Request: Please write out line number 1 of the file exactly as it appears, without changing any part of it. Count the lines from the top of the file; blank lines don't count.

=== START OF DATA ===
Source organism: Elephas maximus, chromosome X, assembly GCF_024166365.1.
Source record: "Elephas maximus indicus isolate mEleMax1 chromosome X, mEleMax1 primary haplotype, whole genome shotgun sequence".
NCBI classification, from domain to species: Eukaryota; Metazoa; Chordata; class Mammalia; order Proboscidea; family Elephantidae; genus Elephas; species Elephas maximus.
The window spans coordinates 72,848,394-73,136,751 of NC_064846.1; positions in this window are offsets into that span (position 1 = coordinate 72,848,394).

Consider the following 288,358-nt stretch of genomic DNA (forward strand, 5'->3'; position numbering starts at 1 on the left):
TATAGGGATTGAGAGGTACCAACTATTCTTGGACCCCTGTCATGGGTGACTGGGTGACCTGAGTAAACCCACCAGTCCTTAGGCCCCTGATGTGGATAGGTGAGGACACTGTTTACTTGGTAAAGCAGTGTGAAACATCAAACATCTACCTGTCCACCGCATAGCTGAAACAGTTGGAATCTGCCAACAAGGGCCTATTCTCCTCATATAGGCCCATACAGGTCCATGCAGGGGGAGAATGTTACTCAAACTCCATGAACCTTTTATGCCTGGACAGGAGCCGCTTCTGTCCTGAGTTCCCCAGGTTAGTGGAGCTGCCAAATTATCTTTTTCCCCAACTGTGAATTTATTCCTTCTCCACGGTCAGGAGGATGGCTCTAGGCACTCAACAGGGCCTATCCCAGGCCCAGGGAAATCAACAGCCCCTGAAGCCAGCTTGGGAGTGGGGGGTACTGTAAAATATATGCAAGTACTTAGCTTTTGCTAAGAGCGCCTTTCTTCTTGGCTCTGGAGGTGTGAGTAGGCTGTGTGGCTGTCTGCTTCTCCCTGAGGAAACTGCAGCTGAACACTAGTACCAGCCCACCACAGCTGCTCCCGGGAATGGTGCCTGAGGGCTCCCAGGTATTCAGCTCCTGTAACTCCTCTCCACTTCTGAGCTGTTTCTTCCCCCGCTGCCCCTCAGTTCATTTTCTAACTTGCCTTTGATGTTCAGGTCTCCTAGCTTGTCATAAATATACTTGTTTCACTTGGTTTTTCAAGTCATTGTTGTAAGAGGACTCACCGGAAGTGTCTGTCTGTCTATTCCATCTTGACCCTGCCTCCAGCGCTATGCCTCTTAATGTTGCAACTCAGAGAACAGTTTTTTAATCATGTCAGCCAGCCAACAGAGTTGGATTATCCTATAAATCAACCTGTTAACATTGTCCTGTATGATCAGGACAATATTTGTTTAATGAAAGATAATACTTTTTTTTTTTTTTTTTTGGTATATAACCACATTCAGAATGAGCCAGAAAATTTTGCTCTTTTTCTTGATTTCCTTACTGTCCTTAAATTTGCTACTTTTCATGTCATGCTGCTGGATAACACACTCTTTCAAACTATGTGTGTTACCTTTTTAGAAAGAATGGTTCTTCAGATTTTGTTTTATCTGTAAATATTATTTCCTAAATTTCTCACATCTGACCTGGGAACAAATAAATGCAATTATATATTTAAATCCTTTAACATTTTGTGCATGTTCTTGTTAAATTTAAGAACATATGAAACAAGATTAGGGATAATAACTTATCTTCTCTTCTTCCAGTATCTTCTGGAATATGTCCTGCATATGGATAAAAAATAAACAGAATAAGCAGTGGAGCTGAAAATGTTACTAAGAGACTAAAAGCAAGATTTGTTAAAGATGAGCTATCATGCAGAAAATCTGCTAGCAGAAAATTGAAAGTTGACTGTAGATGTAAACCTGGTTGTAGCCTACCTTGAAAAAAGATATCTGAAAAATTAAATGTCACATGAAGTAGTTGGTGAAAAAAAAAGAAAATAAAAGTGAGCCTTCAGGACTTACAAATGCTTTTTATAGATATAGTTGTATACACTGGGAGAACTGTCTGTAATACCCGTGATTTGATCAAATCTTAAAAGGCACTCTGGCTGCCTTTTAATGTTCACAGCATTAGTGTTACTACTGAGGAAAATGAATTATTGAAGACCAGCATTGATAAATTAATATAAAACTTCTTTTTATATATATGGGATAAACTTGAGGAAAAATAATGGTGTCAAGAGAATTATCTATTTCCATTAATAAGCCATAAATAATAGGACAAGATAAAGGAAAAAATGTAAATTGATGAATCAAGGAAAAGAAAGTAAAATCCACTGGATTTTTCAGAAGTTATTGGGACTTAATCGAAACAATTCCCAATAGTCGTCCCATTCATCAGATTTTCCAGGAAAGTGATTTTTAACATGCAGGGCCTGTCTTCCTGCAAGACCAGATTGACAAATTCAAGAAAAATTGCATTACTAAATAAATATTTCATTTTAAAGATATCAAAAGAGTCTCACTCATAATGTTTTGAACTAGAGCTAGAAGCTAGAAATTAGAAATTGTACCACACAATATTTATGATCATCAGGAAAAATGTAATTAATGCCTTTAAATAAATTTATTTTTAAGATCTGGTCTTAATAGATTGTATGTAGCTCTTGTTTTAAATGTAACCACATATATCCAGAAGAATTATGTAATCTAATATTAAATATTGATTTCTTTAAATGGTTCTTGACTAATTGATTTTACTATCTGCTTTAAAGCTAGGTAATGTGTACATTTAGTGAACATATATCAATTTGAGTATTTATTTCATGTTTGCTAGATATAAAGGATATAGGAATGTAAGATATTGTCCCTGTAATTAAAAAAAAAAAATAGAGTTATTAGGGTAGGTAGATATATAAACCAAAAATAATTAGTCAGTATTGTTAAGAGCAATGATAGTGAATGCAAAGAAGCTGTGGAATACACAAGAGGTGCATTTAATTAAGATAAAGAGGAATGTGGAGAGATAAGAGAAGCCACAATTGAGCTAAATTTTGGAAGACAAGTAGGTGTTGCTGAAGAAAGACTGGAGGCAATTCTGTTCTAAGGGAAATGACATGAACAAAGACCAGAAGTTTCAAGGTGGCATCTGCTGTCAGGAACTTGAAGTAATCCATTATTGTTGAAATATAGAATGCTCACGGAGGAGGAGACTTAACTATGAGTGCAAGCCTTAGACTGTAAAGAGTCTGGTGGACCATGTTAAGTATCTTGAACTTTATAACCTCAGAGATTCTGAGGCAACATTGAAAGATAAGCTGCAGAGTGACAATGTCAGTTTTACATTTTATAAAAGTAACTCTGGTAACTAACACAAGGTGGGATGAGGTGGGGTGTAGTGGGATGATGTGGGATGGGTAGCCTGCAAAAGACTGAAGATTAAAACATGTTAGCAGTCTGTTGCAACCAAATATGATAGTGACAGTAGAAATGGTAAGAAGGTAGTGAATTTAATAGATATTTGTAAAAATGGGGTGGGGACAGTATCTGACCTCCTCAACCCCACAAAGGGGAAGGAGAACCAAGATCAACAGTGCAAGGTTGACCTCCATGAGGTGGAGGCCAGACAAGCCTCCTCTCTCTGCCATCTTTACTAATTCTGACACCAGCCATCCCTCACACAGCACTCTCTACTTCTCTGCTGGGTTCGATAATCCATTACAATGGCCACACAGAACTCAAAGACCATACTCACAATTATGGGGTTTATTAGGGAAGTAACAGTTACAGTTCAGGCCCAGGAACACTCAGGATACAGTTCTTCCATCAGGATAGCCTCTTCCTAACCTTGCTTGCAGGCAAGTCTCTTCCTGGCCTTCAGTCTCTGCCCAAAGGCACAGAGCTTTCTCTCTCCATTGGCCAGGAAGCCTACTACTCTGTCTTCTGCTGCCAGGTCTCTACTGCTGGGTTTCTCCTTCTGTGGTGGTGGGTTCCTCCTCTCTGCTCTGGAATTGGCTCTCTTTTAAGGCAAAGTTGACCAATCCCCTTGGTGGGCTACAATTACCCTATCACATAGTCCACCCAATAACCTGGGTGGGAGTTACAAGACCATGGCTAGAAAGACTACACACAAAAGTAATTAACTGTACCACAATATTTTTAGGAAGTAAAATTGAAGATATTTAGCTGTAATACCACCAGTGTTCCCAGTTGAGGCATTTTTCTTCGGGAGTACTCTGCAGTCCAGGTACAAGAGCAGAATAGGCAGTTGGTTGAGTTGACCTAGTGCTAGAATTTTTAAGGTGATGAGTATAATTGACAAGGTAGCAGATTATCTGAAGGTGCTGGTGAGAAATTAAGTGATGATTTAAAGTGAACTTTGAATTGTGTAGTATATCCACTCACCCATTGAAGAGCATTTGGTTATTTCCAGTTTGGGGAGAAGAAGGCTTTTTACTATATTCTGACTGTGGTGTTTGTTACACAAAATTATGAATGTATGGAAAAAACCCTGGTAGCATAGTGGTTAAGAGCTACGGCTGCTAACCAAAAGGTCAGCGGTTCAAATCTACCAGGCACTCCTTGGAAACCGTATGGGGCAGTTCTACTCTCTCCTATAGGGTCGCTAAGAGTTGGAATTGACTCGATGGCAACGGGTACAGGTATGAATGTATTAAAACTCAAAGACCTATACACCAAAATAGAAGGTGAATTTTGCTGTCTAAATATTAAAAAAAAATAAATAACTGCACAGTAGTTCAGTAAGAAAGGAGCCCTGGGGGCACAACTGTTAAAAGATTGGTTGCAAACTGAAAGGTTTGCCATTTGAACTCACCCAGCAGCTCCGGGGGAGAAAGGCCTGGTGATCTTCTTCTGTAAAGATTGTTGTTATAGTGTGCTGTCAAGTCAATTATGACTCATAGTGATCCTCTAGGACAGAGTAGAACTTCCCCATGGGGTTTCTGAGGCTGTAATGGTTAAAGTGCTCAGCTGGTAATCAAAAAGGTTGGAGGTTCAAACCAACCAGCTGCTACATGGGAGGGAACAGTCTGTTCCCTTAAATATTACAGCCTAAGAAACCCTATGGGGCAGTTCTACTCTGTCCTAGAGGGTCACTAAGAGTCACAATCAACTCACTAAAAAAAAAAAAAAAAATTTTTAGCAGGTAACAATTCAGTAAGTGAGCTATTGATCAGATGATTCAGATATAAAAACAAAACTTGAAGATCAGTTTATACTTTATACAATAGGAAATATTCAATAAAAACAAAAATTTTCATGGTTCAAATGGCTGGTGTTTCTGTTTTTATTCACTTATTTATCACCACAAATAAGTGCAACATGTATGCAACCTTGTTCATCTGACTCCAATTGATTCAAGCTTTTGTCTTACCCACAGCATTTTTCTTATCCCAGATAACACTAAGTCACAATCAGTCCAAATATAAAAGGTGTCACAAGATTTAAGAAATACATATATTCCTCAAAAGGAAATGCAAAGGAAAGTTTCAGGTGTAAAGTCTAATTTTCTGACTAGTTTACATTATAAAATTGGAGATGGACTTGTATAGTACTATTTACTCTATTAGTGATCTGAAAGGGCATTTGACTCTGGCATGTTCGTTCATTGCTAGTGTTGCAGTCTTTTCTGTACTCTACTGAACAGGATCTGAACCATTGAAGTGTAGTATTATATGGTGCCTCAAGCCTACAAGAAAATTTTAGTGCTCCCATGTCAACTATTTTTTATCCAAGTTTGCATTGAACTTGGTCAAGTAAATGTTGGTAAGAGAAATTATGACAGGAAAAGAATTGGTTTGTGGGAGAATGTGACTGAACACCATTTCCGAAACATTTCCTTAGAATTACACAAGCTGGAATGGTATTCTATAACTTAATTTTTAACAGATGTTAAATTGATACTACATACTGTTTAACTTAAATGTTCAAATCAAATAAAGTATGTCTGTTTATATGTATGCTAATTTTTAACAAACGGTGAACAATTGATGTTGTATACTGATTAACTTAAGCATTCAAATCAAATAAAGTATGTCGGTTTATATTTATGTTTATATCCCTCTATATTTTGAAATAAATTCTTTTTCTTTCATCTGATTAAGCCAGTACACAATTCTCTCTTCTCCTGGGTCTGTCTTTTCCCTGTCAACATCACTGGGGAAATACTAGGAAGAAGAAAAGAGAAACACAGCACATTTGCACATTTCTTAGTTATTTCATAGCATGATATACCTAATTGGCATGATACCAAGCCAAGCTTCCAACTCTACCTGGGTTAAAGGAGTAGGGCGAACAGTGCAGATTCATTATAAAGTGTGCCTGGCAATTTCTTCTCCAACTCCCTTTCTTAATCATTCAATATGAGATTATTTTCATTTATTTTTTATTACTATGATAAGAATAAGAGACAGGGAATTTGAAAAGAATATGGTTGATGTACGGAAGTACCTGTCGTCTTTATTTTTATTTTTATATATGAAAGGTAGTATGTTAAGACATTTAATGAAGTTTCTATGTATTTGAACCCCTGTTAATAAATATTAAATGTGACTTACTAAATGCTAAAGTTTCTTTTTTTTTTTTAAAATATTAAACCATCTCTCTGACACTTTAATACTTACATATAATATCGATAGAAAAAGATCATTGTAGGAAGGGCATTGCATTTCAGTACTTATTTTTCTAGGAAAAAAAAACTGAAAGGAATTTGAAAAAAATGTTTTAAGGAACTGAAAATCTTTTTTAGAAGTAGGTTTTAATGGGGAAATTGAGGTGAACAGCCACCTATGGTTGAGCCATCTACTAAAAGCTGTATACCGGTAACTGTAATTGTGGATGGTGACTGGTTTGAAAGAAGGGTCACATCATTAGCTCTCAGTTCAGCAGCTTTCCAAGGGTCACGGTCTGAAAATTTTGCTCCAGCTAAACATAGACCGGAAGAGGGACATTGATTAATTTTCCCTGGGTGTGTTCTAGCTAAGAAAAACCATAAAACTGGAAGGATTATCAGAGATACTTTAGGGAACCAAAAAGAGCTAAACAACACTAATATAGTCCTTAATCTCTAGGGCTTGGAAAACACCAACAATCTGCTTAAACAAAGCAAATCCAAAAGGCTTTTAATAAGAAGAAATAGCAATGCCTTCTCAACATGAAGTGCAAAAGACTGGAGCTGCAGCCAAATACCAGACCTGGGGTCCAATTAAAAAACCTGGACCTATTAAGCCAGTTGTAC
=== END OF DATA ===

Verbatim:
Source organism: Elephas maximus, chromosome X, assembly GCF_024166365.1.